- The 2023 Formula 1 season is on the horizon.
- From launch dates to new regulations, SportsLeo looks at what to expect.
Before the dust had settled from Max Verstappen’s world championship crowning at the 2022 Abu Dhabi Grand Prix, Formula 1 teams are already looking ahead to 2023.
There are only three months until the 2023 cars turn their wheels in anger for the first time in pre-season testing at the Yas Marina Circuit, and teams will be working around the clock to get their machines ready.
Unlike during the summer, when teams must adhere to a 14-day continuous shutdown, there will be no respite during the winter months.
2023 F1 car launch dates
With only one pre-season test scheduled for 2023, F1 teams already know when their new cars must be ready to race on the 23rd and 25th of February.
Currently, no F1 teams have announced their launch plans for 2023.
When is F1 pre-season testing?
There are only three days of pre-season testing this season, the joint-fewest since the FIA banned unofficial testing ahead of the 2009 season.
The number of pre-season tests has gradually decreased, but even in 2022, there were two tests in Barcelona and Bahrain and six days of running.
Bahrain had hosted testing since the beginning of 2021 (when it was relocated from the Circuit de Catalunya), a year that featured a sandstorm on the second day. It made for some fantastic photos but no representative running.
In 2023, testing takes place from the 23rd to the 25th of February in Sakhir and assuming the same format as in 2022, there will be two four-hour sessions per day, divided between the two drivers – unlike free practice sessions, a team cannot field both at the same time.
When is the first F1 race in 2023?
The F1 carnival will return to Bahrain a week later for the start of the 2023 season.
The Bahrain Grand Prix weekend begins on March 3, and the lights go out on March 5.
Despite the importance placed on starting the season on a high note, Nico Rosberg was the last world champion to win the first race in 2016.
From 2006 to 2009, victory in the season opener guaranteed the world champion, but only two other drivers have joined Rosberg’s club since then.
Each race win is less important than ever in a 24-race season, but if there was ever a driver to repeat Rosberg’s feat, Verstappen is undoubtedly the one.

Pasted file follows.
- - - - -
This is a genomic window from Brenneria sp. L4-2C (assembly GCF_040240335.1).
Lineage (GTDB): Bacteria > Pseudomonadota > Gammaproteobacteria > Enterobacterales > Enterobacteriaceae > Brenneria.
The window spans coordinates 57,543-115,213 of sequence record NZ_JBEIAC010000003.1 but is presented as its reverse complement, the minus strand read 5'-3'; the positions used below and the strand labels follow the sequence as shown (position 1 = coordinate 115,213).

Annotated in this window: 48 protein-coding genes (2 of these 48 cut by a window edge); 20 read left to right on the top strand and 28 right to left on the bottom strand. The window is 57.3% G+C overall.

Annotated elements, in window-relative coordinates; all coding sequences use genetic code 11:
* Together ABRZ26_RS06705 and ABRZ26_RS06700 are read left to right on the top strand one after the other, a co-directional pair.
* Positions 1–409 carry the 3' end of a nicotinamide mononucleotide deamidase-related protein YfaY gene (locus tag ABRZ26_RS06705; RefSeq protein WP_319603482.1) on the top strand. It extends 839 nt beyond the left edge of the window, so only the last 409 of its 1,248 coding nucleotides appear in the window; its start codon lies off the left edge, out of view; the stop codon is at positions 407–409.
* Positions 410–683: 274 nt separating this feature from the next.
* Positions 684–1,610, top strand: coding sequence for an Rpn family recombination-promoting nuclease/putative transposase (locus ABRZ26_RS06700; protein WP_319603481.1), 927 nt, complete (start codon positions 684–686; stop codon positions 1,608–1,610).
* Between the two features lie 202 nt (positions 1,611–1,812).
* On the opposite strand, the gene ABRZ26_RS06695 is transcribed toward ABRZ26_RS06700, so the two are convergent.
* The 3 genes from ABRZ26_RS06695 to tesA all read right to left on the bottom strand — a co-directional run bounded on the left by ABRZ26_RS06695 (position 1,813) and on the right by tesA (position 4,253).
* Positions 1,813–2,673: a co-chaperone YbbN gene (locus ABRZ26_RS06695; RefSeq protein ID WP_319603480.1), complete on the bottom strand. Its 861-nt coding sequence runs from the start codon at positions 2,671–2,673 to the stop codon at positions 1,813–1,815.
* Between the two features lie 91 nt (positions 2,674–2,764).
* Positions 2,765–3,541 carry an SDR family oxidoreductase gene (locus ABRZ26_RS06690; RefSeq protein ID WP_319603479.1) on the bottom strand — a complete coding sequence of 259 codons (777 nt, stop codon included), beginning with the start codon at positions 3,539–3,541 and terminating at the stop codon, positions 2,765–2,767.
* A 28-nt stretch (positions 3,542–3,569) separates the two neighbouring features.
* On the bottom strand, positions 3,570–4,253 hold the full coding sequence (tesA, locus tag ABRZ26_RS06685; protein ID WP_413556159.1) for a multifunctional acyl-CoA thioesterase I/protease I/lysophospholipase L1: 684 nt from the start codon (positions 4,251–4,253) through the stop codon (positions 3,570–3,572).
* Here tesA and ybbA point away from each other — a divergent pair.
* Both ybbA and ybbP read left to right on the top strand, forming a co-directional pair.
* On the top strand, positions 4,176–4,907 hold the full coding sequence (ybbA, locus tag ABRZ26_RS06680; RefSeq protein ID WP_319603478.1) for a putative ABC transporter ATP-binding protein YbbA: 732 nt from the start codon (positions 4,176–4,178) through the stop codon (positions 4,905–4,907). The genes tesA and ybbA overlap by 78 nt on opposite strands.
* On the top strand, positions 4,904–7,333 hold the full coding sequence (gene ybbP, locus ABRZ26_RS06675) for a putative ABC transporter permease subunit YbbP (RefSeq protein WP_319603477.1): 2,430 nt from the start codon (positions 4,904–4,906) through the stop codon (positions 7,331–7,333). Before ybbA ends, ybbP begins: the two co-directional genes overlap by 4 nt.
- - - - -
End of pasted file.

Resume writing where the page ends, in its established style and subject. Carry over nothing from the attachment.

Bahrain will host the season opener for the third year in a row in what appears to be F1’s mostly permanent curtain-raiser.
Bahrain is a safe bet for F1 and the FIA because it’s always a good spectacle under the lights and produces exciting races consistently.
However, it has never had the most ardent F1 fanbase, and Human Rights Watch stated in 2020 that its record had not improved from the ‘dismal’ description it gave the country for human rights in 2010.
On the other hand, Melbourne has agreed to remain on the F1 calendar until at least 2035 and will host the season opener at least five times during that time.
2023 Formula 1 rule changes
The ground-effect floor specification for 2023 will be raised by 15mm to reduce the number of teams running their cars as low as possible and risk safety concerns caused by vertical oscillations. This was initially proposed as a 25mm rise, but team pushback has reduced the overall change in floor edge height.
This includes more stringent flex tests to ensure that teams are not using floor elasticity to run the edges closer to the ground and raise the diffuser throat height to reduce aero sensitivity under the car.
Following Zhou Guanyu’s accident at the British Grand Prix in 2022, the roll hoop regulations were revised to improve strength and reduce the possibility of the roll hoop digging into the ground.
To counteract this possibility, the top of the roll hoop must be rounded, and homologation tests will be modified to include a minimum loading point and a horizontal test to ensure the roll hoop does not rip away.
Each car will also have more giant mirrors to improve rear visibility, which some teams have already tested in practice sessions. These will be increased in size from 150mm x 50mm to 200mm x 60mm.
Cost cap regulations.
The cost cap is expected to fall to around $135 million in 2023, down from the $142.4 million allowed in 2022 after the initial $140 million figure was increased to account for inflation.
Red Bull was found to have exceeded the $145 million cost cap beginning in 2021, with an overspend of around $2 million, resulting in a $7 million fine and a 10% reduction in aerodynamic testing.